In an ideal world, all the processes targeted by a solution would be optimized, and all the non value added activities would be removed. But in reality, organizations often decide to keep the chosen solution, the one that is as “vanilla” as possible, to minimize times and costs. The question thus becomes: What processes do you invest in and focus on when implementing an IT solution?
1- The opportunity
This situation occurs when a computer application, usually coming from outside the organization, is defined before a need has been established for it. The appearance of a new technology, the desire to do what a competitor is doing, or even an unplanned request from an influential member of the organization, are typical situations. For example, a manufacturer might decide to rebuild the Web portal intended for its distributors in HTML5, so they can renew their orders from a mobile device. Even though that source of inspiration entails major risks in terms of managing a project’s size, budget or deadlines, it may provide viable solutions with rapid gains or a solid return on investment. Such situations may also have the advantage of being technological pioneers in the matter.
2- The pain points
This strategy is followed when managers identify problematic processes or even “pain points”. It is crucial to analyze the causes and identify the processes and sub-processes affected by the problem, at the risk of automating the problem and having it repeat endlessly. For example, a service firm might have received complaints from its customers because it was late sending out important letters concerning preventive maintenance. After a root cause analysis, the analysts might indicate that the communication process between the departments needs reviewing, and the way letter issuing dates are calculated needs to be automated.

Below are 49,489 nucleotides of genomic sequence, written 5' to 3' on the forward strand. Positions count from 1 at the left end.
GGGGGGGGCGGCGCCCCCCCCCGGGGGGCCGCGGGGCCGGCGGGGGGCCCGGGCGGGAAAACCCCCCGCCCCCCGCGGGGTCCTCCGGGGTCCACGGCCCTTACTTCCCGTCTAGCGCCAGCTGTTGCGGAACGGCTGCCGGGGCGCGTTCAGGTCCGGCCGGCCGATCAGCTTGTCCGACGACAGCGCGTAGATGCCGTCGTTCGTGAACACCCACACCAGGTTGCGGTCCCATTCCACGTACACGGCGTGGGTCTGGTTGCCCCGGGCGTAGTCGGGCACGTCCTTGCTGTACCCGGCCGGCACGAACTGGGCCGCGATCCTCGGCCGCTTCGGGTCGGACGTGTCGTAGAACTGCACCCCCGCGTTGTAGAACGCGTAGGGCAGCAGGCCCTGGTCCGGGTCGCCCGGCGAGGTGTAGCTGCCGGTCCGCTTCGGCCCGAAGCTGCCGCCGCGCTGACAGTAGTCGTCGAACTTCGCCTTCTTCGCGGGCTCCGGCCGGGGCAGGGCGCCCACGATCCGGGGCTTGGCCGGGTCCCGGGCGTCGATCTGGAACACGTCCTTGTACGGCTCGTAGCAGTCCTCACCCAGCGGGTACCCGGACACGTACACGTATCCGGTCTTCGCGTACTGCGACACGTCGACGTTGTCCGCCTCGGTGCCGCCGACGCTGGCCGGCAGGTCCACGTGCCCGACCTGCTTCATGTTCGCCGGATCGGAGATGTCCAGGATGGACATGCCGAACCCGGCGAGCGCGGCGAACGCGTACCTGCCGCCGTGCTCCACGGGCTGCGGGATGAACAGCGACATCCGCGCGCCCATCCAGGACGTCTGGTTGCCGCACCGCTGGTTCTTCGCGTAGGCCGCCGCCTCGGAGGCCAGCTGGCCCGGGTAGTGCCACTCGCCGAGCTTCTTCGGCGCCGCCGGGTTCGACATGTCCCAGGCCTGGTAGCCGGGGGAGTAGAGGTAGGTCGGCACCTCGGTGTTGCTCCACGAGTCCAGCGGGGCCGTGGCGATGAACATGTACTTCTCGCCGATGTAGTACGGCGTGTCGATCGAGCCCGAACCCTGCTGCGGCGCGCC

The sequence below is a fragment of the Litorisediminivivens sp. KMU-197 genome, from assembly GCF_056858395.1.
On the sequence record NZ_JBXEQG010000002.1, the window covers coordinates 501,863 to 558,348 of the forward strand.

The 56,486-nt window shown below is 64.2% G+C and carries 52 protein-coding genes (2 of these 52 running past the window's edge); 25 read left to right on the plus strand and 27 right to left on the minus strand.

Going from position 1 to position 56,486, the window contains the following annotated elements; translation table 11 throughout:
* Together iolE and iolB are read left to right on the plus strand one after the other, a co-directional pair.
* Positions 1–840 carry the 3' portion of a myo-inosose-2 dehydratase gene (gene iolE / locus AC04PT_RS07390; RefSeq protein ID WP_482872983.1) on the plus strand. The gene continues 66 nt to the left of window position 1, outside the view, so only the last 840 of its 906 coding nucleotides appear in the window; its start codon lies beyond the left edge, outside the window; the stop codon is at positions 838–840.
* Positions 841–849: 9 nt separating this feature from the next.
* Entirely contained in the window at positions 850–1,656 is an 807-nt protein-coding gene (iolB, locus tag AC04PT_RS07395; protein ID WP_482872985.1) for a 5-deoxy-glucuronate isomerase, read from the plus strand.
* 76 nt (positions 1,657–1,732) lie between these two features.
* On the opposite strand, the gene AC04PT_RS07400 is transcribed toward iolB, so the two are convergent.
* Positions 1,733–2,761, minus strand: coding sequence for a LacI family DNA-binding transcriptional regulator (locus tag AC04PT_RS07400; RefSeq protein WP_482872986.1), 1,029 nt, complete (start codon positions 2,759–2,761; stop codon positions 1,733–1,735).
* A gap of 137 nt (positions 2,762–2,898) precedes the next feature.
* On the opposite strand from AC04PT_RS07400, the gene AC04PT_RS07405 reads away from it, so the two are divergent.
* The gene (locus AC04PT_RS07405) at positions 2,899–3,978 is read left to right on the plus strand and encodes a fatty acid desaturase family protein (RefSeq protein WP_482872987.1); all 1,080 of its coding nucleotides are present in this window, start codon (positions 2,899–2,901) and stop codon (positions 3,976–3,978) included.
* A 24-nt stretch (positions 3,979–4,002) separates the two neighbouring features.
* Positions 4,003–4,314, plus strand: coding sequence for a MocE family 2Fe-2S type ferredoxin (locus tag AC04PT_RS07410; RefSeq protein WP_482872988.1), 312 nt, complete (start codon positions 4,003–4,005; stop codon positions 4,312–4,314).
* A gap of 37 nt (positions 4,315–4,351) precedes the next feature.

3- The organizational strategy
Though objectives, mission, vision and strategic direction are often seen as being highly theoretical, they should also be used to prioritize process reengineering projects. In short, that approach consists of analyzing the process architecture and asking which processes implement the organization’s organizational strategy. That involves choosing the processes that make up the value stream, rather than supporting activities, to maximize the impact. For example, a professional association may have as its mission to defend the public and, as an objective, to reduce the number of complaints from the public by 10% within five years. One way of doing that would be to optimize the map of inspectors’ routes. Using existing data, the association could target locations or members that are potentially more at risk so the inspections would be more frequent.
Ask the right questions
For managers, it thus becomes important to define the needs and properly choose the processes to be optimized so as to get the most out of every dollar invested in process management. Using a methodology may also be useful at the start of the process to be sure you are headed in the right direction. The major pitfalls are automating a defective process, or even uselessly expending resources on minor processes, to the detriment of the core elements of an organization’s mission.
This blog was inspired by the concepts of the J. Jeston and N. Nellis methodology (2006).